When the Gophers and Longhorns swap lineup cards by home plate this weekend in Austin, Texas, two coaches with over 3,000 combined college wins will shake hands.
Minnesota head coach John Anderson and Texas head coach Augie Garrido have spent almost 80 combined years roaming college dugouts, and this weekend, the two skippers will reunite on the field again.
“It’s a great challenge,” Anderson said. “It’s fun to be able to coach against someone who’s obviously had the success he’s had.”
Garrido has the most wins in NCAA baseball history, with 1,923 at five different schools.
Anderson joins Garrido among the career leaders in college wins — all of which came from his time at Minnesota.
The two have a “friendship from afar,” as Anderson described it. And they’ve been around each other for most of their careers.
The two were both assistant coaches for USA Baseball in 1989-90, and they faced off in 13 games when Garrido was the head coach at Illinois from 1988-90.
The coaches also found themselves in opposite dugouts two years ago, when the Gophers hosted Texas at the Metrodome.
It was the first time the Longhorns visited Minneapolis in their history, Anderson said.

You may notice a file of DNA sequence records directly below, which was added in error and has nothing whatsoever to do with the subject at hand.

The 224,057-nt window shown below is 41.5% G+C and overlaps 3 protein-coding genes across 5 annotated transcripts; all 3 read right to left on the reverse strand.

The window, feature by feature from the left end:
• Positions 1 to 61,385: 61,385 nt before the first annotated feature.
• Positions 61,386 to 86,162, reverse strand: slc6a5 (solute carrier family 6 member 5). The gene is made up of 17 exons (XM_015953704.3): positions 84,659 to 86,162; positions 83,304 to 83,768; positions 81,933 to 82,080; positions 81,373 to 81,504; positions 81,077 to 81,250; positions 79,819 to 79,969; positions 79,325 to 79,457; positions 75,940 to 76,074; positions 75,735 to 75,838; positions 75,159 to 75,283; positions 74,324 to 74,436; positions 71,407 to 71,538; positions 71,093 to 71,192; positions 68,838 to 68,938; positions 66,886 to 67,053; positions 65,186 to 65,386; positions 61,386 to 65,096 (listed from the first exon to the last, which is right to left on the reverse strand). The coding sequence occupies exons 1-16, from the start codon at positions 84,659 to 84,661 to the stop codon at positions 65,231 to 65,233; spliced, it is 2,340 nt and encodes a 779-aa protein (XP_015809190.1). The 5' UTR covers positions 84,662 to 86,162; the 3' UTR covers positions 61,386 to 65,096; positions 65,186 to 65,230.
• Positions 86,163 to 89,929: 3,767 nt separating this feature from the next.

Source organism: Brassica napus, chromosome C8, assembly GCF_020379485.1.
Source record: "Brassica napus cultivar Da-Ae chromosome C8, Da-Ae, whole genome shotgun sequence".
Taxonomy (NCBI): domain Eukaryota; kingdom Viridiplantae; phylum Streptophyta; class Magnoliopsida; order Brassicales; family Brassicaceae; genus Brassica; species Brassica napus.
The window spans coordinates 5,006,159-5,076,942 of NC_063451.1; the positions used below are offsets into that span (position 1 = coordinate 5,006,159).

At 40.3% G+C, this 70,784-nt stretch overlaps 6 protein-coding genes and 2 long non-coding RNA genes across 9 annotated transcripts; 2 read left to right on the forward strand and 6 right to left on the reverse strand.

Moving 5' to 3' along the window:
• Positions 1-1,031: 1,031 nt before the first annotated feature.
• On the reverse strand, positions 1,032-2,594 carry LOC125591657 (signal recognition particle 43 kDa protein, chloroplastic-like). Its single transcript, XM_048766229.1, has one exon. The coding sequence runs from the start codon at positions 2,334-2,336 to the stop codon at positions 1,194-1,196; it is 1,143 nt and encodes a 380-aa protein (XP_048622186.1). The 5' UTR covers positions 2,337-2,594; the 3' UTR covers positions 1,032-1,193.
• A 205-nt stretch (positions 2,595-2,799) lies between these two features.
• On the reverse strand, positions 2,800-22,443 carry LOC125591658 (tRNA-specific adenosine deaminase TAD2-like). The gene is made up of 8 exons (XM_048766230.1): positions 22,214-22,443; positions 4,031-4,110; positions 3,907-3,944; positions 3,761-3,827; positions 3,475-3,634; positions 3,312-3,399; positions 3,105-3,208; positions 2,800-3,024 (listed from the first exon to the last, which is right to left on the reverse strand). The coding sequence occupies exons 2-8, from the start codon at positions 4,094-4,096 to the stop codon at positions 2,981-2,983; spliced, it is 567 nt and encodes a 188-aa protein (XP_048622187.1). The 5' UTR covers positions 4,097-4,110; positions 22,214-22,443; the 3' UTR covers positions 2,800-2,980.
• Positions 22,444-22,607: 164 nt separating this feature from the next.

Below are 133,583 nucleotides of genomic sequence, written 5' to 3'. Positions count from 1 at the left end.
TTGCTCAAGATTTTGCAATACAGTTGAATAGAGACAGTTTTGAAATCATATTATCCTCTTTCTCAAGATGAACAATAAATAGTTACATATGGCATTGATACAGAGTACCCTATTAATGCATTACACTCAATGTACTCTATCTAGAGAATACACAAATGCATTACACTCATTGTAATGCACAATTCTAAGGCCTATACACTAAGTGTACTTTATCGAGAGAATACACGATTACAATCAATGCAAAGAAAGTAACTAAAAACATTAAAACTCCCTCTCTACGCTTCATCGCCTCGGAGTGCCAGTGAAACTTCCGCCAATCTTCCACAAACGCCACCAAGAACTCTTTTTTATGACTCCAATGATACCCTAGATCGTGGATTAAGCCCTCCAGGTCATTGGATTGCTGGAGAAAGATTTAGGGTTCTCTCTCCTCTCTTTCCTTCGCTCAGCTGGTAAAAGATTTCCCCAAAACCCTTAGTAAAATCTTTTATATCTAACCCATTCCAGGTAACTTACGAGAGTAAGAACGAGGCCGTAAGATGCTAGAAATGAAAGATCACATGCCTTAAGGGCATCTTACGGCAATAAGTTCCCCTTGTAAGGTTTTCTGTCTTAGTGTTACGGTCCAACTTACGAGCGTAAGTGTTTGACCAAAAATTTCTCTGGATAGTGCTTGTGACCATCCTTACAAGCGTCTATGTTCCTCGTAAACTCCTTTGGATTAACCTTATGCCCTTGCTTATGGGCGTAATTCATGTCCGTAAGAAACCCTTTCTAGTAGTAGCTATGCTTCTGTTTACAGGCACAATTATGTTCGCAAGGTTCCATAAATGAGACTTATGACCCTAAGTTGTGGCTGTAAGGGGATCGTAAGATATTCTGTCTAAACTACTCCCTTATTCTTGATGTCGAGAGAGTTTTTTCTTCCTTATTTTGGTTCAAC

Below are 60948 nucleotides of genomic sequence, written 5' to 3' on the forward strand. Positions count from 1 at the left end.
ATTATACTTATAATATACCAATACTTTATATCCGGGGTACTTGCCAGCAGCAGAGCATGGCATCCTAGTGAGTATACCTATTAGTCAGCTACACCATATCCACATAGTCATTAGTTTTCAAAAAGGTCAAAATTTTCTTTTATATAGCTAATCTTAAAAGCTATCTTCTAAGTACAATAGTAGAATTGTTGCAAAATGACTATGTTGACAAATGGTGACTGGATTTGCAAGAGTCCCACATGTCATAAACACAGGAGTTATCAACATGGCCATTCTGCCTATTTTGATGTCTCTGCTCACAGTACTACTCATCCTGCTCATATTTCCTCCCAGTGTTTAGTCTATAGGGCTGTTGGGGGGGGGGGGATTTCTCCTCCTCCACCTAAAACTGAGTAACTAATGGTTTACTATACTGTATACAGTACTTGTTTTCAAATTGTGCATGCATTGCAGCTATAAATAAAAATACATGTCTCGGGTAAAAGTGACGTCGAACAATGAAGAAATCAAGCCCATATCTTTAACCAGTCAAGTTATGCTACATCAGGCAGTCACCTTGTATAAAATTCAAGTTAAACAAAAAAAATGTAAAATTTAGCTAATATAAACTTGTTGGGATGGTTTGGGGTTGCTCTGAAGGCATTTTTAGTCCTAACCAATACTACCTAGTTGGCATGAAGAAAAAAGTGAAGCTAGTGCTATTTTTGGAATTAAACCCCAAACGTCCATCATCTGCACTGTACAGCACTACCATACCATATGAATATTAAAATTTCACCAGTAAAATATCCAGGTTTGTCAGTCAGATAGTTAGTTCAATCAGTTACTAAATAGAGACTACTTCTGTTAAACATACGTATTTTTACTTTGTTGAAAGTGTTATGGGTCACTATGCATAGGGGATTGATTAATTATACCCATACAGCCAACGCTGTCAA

The Gophers took the first game of the series 5-1, but they lost the second game in 10 innings and fell again in the series finale.
“I thought we played really well,” Anderson said. “I’m disappointed we didn’t win that second game because we had a chance at the end that got away from us.”
Redshirt senior shortstop Michael Handel hit .400 as a sophomore during that series, and he said he remembers the coaching match-up vividly.
“Just knowing Augie Garrido’s past, his accomplishments, I know the first time they matched up when I was here was pretty exciting, just seeing two legendary coaches go at it,” Handel said. “It was pretty neat.”
Anderson said the second game of the series was the type Garrido enjoyed: a close one.
“He loves the one-run and two-run game,” Anderson said. “I think he gets bored with the blowouts. He loves to manage the close game and have his kids compete in close games and watch how they handle that.”
Anderson said the keys to Garrido’s success over the years are the fundamentals; he drills them into his players.
“Coach Garrido’s teams have always been noted, wherever he’s been, to be outstanding on the mound and play defense,” Anderson said. “If you don’t do those two things, you don’t play for Coach Garrido.”
Of course, the Gophers know their head coach is pretty well accomplished himself.
“It’s very cool,” junior second baseman Connor Schaefbauer said. “Both coaches’ success has been well documented, so as a kid playing in that game, you realize you’re around two of the best ever [coaches] at this level. I think that adds a lot to the game; more than just playing a ranked team, you’re playing a great coach.”